All dressed up and nowhere to go

Really? Minneapolis needs three local fashion magazines? The creators of L'Etoile, Industry Minnezine and the new kid, FAME, say yes

Erin Adler

About 200 guests donned prom dresses, special occasion jewelry and somewhat bewildered expressions at a gathering last week in St. Paul. Their faces seemed to echo the awkward-but-promising state of the local fashion scene they were celebrating.

At this fashion magazine launch, each too-tight tie and nervous glance posed an all-important question: Does fledgling Twin Cities’ fashion truly need another fashion magazine? And why?

Copies of the second issue of FAME Digest sat silent, swaddled in each table’s gift bags. The petite local publication’s launch inspired the night’s events, including a fashion show and stand-up comedian.

“It’s strictly a magazine for fashion-oriented people. Absolutely fashion only,” said Eric Olson, FAME’s founder and editor in chief.

Olson is as enthusiastic in person as he is on the phone as he is in writing. His exclamation-point-riddled “letter from the editor” attests to this fact.

Olson said he’s always been “a very visual person” and his interest in starting a magazine highlighting local fashion goes back almost five years, he said. The past five months, though, have seen the publication really take shape.

“It hasn’t been easy, but the Twin Cities is really hungry for something like this,” he said. He points to the many local designers and fashion shows and the upcoming casting call by “America’s Next Top Model” at the Mall of America.

The arrival of FAME comes at an awkward point in the timeline of the regional fashion community; despite the establishment of regular fashion shows, copious enthusiasm and plenty of raw talent, most area designers still retain day jobs and the Twin Cities still are without a garment district to mass-produce clothing.

But Olson isn’t the only one to observe the Minneapolis-St. Paul burgeoning design scene, nor is he the first to propose and publish a magazine tailored to local fashion.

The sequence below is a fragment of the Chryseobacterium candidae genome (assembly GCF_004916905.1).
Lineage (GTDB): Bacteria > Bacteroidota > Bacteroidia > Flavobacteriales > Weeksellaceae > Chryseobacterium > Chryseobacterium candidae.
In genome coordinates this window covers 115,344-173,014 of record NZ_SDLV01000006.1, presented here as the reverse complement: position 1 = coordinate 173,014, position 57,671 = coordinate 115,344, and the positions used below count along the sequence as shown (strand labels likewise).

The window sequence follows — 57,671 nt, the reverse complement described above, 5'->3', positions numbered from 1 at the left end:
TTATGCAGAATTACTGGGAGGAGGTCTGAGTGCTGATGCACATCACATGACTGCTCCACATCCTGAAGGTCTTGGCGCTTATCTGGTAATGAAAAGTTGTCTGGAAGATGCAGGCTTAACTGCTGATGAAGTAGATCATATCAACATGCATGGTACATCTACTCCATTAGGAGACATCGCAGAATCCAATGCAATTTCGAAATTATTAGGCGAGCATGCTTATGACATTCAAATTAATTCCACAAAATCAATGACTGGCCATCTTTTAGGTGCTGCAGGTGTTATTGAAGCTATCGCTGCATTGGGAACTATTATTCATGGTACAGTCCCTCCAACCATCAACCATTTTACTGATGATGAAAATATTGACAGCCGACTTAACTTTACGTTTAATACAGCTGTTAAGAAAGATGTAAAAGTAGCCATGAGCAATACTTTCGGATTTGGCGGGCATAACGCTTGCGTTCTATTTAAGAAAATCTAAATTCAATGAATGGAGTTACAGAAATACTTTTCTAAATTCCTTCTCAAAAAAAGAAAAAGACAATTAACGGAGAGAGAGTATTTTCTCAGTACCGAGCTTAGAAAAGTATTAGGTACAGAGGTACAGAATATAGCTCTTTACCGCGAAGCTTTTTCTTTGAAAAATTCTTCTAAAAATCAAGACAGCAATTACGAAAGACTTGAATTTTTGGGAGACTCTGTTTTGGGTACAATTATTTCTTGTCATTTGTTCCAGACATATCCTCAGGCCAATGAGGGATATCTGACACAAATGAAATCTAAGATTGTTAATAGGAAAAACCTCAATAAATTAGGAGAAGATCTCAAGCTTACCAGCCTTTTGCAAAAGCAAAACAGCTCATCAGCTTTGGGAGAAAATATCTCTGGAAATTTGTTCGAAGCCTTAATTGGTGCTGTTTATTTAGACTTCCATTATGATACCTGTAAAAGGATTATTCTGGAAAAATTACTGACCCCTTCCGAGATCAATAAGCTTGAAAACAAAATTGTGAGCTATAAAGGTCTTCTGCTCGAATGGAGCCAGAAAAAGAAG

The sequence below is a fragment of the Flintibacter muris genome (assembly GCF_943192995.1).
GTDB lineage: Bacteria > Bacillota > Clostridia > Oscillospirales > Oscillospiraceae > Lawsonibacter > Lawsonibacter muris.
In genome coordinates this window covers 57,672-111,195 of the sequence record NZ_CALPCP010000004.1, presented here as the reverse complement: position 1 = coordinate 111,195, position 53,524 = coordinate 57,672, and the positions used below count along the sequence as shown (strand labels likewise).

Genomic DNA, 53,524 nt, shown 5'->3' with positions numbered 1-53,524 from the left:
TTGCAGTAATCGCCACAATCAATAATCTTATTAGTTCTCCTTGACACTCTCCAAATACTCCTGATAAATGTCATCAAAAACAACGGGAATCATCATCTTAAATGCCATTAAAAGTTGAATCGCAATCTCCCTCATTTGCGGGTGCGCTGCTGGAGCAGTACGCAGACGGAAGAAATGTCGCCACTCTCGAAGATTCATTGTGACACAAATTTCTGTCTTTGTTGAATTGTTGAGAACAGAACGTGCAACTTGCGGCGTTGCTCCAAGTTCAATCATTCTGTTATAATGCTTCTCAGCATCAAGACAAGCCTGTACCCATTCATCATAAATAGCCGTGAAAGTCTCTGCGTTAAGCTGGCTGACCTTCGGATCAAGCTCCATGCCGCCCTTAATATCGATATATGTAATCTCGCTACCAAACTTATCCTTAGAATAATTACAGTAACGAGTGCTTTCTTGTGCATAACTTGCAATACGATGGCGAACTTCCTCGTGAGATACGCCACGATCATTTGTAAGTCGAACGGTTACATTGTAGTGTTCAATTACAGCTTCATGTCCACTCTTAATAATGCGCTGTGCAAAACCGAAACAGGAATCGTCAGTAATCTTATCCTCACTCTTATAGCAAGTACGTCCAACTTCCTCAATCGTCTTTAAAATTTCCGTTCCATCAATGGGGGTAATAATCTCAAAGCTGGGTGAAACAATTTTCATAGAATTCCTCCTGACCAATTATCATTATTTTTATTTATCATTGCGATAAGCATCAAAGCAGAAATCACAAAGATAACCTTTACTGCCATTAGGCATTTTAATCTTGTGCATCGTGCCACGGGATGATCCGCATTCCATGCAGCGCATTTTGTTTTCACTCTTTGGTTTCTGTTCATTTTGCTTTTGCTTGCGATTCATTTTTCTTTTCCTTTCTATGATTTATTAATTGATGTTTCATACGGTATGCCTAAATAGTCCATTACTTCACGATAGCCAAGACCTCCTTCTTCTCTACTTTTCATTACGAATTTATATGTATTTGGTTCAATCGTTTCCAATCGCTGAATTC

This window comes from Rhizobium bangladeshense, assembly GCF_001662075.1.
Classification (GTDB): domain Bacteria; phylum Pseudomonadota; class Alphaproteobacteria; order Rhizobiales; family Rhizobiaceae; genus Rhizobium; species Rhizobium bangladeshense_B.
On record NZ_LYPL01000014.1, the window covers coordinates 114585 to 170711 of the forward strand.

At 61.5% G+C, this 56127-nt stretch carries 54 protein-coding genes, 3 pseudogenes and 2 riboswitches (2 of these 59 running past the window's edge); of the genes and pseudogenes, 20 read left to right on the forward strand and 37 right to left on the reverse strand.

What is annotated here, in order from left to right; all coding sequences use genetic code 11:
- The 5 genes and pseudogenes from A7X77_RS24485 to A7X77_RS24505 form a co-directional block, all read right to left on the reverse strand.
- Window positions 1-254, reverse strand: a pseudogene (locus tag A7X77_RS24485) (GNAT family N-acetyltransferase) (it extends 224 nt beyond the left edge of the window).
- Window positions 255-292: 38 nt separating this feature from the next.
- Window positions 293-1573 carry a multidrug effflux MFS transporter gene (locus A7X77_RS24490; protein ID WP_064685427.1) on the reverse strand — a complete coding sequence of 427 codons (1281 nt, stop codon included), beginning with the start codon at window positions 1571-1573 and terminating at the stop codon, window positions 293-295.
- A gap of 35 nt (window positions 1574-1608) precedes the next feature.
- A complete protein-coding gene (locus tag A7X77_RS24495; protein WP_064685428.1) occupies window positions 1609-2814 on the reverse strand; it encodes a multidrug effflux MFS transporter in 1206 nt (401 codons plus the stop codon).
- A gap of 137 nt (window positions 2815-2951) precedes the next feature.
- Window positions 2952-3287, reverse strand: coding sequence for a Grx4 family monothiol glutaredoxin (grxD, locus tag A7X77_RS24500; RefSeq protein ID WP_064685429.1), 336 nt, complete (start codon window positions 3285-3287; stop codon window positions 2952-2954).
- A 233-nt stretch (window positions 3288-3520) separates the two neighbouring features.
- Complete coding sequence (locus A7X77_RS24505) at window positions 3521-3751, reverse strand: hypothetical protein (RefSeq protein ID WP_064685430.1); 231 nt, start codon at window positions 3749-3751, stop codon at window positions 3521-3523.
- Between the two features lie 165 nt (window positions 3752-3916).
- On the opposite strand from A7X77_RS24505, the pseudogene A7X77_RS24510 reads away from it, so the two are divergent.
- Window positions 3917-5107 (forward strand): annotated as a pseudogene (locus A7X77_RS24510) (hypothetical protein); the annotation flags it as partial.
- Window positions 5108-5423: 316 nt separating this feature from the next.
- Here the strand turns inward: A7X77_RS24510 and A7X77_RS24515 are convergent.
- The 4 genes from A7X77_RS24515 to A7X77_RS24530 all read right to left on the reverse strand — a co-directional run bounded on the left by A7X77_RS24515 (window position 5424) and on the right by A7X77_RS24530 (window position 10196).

Last spring, Beth Hammarlund produced the first issue of L’Etoile, a magazine also devoted to area clothing, jewelry and accessory designers. In 2004, Industry Minnezine arrived in the metropolitan area, covering arts, entertainment and fashion.

Despite the other fashion magazines, FAME Digest has a niche of its own, Olson said. The publication is monthly and devoted just to fashion, whereas L’Etoile publishes quarterly and looks to branch out into arts coverage.

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“People ask me if I worry about running out of content, but I don’t think they realize how much untapped talent is out there,” he said. “I meet new designers every day.”

Hammarlund, L’Etoile’s editor in chief, confirms that the magazine is trying on a broader arts, fashion and culture focus in the upcoming issue, in stores in mid- to late February. The issue is 96 pages long, the heftiest she’s produced thus far.

She said she’s excited to hear about FAME and thinks the added competition can only be positive.

“It puts a good pressure on all of us to put out our best work,” she said.

Hammarlund also pointed to the varied aims and “very different aesthetics” of FAME, L’Etoile and Industry, another mini-magazine that includes fashion, among other things.

Those aims can be seen through a single dress, she said. L’Etoile featured the frock in its second issue.

“It took on an early-20th century style because of the makeup and photographer,” she said. “The model is lying in the grass and smiling.”

That same dress appeared in a recent issue of FAME, worn “by an intensely beautiful model with an aggressive stance and striking makeup,” Hammarlund said.

Cara Lindgren paid the $40 to attend FAME’s launch party. She said she and her sister, Molly, like to shop at some of the smaller Minneapolis and St. Paul boutiques featuring local designers’ works.

“You can go to Banana Republic, but then you’ll look like everyone else,” she said.

Lindgren’s said that when she lived in Chicago, she regularly perused the free glossy magazines showcasing area designers.

Her review of the FAME Digest publication, though, was mixed.

“Remember that David Spade show (“Just Shoot Me”) where he worked for a fashion magazine? They would always show the fake covers of their magazine on screen,” she said. “It kind of reminds me of that.”